OPEN Large global variations in measured airborne metal concentrations driven...

McNeill, J., G. Snider, C. L. Weagle, B. Walsh, P. Bissonnette, E. Stone, I. Abboud, C. Akoshile, N. X. Anh, R. Balasubramanian, J. R. Brook, C. Coburn, A. Cohen, J. Dong, G. Gagnon, R. M. Garland, K. He, B. Holben, R. Kahn, J. S. Kim, N. Lagrosas, P. Lestari, Y. Liu, F. Jeba, K. S. Joy, J. V. Martins, A. Misra, L. K. Norford, E. J. Quel, A. Salam, B. Schichtel, S. N. Tripathi, C. Wang, Q. Zhang, M. Brauer, M. D. Gibson, Y. Rudich, and R. V. Martin (2022), OPEN Large global variations in measured airborne metal concentrations driven by anthropogenic sources, Nature, doi:10.1038/s41598-020-78789-y.

Globally consistent measurements of airborne metal concentrations in fine particulate matter (PM2.5) are important for understanding potential health impacts, prioritizing air pollution mitigation strategies, and enabling global chemical transport model development. PM2.5 filter samples (N ~ 800 from 19 locations) collected from a globally distributed surface particulate matter sampling network (SPARTAN) between January 2013 and April 2019 were analyzed for particulate mass and trace

metals content. Metal concentrations exhibited pronounced spatial variation, primarily driven by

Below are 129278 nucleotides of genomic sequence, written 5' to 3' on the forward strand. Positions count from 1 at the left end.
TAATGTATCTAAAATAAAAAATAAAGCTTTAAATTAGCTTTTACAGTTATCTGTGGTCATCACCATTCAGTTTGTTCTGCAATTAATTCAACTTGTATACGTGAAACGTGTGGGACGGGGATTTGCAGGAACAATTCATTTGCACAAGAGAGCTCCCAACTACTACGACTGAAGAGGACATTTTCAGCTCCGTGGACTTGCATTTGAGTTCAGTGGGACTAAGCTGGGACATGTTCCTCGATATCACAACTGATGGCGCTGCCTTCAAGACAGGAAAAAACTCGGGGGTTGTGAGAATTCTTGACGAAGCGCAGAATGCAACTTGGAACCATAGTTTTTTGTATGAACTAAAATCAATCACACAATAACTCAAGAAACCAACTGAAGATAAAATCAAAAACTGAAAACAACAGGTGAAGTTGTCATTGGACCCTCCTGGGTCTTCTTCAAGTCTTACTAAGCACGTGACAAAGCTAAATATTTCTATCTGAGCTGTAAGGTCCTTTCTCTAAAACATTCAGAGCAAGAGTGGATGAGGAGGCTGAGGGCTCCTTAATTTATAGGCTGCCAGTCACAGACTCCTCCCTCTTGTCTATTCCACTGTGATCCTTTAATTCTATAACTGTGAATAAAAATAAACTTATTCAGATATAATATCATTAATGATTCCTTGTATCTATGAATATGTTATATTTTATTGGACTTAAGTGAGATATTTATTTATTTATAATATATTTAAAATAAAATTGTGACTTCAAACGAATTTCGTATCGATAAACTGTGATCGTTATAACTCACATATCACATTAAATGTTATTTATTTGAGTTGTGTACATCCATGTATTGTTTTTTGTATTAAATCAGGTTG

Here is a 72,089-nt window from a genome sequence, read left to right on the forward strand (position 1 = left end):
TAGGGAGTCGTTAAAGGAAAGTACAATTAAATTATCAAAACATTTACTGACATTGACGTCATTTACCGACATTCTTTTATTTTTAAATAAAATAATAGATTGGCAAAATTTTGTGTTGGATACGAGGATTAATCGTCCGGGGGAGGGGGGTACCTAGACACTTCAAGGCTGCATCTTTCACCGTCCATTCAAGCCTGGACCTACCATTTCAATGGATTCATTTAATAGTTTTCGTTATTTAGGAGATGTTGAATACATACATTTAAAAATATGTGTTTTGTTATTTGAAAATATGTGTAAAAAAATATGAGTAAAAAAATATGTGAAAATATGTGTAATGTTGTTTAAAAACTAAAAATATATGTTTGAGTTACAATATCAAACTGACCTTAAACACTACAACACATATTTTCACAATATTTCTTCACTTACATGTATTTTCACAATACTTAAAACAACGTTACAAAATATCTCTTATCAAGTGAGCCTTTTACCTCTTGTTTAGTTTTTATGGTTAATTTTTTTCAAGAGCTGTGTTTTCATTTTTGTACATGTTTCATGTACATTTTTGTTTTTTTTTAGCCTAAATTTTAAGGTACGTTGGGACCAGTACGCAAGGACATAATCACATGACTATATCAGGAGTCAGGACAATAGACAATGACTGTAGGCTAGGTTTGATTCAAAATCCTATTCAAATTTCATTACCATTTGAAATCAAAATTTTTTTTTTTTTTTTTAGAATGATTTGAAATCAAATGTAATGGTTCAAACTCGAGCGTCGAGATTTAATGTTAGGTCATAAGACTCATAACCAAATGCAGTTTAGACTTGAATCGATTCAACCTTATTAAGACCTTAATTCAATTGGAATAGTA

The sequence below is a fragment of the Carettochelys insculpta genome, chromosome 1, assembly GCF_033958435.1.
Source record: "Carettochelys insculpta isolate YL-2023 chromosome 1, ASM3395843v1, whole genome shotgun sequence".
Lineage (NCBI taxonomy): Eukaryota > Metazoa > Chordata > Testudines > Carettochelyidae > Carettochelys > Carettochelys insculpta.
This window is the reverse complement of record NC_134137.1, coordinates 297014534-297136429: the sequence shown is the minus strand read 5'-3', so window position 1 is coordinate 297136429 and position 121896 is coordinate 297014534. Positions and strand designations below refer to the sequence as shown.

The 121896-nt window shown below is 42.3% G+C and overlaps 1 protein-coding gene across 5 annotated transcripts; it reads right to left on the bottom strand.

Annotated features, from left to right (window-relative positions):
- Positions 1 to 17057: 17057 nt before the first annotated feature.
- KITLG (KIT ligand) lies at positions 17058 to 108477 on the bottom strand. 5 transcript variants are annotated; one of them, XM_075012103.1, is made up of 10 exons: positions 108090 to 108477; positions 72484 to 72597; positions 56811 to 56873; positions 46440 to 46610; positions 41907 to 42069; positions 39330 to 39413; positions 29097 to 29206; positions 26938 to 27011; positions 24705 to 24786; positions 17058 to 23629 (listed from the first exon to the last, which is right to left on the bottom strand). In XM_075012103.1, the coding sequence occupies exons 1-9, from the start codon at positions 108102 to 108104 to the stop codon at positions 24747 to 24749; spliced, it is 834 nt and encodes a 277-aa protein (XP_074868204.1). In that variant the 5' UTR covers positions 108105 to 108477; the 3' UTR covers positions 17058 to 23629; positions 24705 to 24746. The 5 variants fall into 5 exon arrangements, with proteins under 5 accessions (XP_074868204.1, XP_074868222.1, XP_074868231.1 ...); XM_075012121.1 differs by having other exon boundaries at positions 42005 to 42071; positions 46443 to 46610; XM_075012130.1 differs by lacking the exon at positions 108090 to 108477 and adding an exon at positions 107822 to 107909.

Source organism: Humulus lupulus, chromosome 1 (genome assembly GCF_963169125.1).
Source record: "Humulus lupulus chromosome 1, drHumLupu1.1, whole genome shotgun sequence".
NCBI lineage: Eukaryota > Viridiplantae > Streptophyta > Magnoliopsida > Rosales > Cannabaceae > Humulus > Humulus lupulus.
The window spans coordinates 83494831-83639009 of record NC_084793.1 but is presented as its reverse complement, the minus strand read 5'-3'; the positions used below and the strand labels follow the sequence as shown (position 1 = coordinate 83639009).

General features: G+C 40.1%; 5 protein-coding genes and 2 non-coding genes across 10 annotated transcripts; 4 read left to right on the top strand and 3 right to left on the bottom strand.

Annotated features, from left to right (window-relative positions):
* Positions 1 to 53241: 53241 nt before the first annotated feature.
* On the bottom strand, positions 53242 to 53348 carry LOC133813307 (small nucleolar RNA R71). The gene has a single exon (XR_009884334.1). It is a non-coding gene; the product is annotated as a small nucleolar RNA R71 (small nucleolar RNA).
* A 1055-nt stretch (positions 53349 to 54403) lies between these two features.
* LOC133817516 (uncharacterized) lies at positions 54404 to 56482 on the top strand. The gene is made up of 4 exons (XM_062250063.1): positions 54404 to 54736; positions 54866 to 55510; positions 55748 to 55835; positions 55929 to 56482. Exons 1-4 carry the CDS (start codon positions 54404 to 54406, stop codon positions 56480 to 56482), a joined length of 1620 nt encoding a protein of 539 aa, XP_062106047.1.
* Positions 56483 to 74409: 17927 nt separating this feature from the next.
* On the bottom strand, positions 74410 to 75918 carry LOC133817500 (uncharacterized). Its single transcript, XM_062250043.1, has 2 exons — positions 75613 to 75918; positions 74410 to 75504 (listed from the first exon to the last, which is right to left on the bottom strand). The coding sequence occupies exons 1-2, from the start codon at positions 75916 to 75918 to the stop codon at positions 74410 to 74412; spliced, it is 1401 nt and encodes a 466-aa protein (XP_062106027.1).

anthropogenic activities. PM2.5 levels of lead, arsenic, chromium, and zinc were significantly enriched

at some locations by factors of 100–3000 compared to crustal concentrations. Levels of metals in

PM2.5 and PM10 exceeded health guidelines at multiple sites. For example, Dhaka and Kanpur sites 

exceeded the US National Ambient Air 3-month Quality Standard for lead (150 ng m−3). Kanpur,

Hanoi, Beijing and Dhaka sites had annual mean arsenic concentrations that approached or exceeded

the World Health Organization’s risk level for arsenic (6.6 ng m−3). The high concentrations of several

potentially harmful metals in densely populated cites worldwide motivates expanded measurements

and analyses.

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Research Program: 
Applied Sciences Program (ASP)
Atmospheric Composition Modeling and Analysis Program (ACMAP)